How much sleep is enough? Infants typically need about 16 hours a day and teenagers require about nine. Adults should average seven or eight hours, although some may need only five but others have to have as many as 10 hours each day. Not getting enough sleep can have negative effects on your health — and so can hitting the snooze button to try to catch some extra ZZZZZs.

According to recent studies by AsapSCIENCE, waking up after an alarm and then trying to get a few more minutes of shuteye can throw off your sleep cycle and leave you even more tired. This happens because about an hour before waking up the body starts preparing for the day by raising its internal temperature and releasing dopamine and cortisol. 

If you wake up — and then go back to sleep — your confused body returns to its sleep cycle and enters into an even deeper sleep stage than before. This fragmented sleep that occurs in the first 10 to 30 minutes after hitting the snooze button can actually undo the benefits of restorative sleep and even impair daytime activities.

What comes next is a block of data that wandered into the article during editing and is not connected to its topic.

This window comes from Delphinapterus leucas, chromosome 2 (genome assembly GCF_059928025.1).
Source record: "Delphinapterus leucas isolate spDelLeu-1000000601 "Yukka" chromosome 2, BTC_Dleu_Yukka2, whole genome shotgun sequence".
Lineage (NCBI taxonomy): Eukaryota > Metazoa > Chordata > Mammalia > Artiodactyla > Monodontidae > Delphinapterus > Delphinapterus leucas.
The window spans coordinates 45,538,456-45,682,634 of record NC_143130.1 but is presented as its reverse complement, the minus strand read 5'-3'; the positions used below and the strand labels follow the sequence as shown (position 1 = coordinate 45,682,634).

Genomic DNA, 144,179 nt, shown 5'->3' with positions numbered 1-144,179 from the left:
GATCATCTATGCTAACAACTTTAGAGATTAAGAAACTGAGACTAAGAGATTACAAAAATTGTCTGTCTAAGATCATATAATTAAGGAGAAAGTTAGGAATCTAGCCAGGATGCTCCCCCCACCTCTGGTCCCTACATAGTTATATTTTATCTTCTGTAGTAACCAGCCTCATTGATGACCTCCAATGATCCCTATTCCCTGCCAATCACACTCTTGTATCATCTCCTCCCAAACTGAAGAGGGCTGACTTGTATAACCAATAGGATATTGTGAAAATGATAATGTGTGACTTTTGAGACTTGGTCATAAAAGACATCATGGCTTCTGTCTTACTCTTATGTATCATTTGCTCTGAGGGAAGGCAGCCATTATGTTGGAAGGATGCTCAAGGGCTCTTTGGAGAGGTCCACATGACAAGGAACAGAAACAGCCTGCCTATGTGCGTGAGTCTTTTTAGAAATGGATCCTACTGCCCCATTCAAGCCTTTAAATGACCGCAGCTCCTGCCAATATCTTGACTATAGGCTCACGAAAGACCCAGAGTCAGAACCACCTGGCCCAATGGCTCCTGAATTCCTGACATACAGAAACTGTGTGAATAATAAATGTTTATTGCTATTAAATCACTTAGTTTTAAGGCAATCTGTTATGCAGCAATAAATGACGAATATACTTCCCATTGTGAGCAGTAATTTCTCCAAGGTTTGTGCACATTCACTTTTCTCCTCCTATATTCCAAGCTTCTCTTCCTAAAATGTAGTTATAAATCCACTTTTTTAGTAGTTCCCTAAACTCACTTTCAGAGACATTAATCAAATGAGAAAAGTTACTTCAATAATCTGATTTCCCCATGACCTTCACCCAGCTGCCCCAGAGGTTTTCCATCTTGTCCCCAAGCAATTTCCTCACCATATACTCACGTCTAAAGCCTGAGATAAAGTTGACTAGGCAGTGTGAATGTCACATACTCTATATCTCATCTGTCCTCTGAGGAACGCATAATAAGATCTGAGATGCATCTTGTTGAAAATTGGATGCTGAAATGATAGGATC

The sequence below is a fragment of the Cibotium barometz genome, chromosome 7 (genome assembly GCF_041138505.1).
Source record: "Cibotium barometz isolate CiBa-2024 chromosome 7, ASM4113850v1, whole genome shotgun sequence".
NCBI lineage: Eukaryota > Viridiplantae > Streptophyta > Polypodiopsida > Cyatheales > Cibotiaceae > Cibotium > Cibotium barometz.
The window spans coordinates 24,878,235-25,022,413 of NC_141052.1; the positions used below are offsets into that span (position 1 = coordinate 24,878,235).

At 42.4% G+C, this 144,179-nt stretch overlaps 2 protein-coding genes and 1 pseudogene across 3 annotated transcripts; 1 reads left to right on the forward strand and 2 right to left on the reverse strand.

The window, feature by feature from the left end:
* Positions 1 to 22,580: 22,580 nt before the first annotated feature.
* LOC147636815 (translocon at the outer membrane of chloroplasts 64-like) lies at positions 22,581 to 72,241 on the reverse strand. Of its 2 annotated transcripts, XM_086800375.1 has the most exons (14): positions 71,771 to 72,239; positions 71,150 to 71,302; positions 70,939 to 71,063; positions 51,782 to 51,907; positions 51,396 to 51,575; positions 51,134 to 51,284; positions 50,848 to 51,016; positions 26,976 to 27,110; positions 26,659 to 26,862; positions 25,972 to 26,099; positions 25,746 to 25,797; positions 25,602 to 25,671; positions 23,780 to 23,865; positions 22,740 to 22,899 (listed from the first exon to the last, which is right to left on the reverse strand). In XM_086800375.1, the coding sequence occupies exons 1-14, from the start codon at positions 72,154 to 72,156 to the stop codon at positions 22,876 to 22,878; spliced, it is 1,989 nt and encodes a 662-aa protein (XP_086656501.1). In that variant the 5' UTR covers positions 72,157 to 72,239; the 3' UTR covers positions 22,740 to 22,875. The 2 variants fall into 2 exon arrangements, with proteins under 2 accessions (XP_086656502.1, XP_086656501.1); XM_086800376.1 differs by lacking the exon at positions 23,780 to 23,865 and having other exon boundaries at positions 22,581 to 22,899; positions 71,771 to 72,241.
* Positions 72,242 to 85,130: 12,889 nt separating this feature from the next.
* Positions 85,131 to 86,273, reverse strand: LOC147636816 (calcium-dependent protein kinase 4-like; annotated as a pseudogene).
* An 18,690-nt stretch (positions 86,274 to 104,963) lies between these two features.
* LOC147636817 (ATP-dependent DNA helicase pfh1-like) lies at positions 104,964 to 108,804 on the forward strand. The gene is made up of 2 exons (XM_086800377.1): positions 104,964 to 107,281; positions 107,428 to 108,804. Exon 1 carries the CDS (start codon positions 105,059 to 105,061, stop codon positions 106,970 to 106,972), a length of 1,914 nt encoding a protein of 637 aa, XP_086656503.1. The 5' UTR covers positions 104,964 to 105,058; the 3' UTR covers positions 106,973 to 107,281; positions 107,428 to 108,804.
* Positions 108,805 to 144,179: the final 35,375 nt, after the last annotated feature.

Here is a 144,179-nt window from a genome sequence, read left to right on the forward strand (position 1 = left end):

So how can you wake up feeling rested, relaxed and ready to start the day? Try setting your original alarm a little bit later and getting up when it goes off the first time. Other steps you can take to get a better night’s rest and improve your sleep include going to bed only if you are sleepy, getting out of bed if you cannot fall asleep in about 20 minutes, and going to bed and getting up at approximately the same time every day.

To learn about the paybacks of lost sleep, visit the free, online health library on the Doctors Hospital at White Rock Lake website at

Photo credit: iStockphoto/Thinkstock

Doctors Hospital at White Rock Lake

9400 Poppy Drive
Dallas, TX 75218


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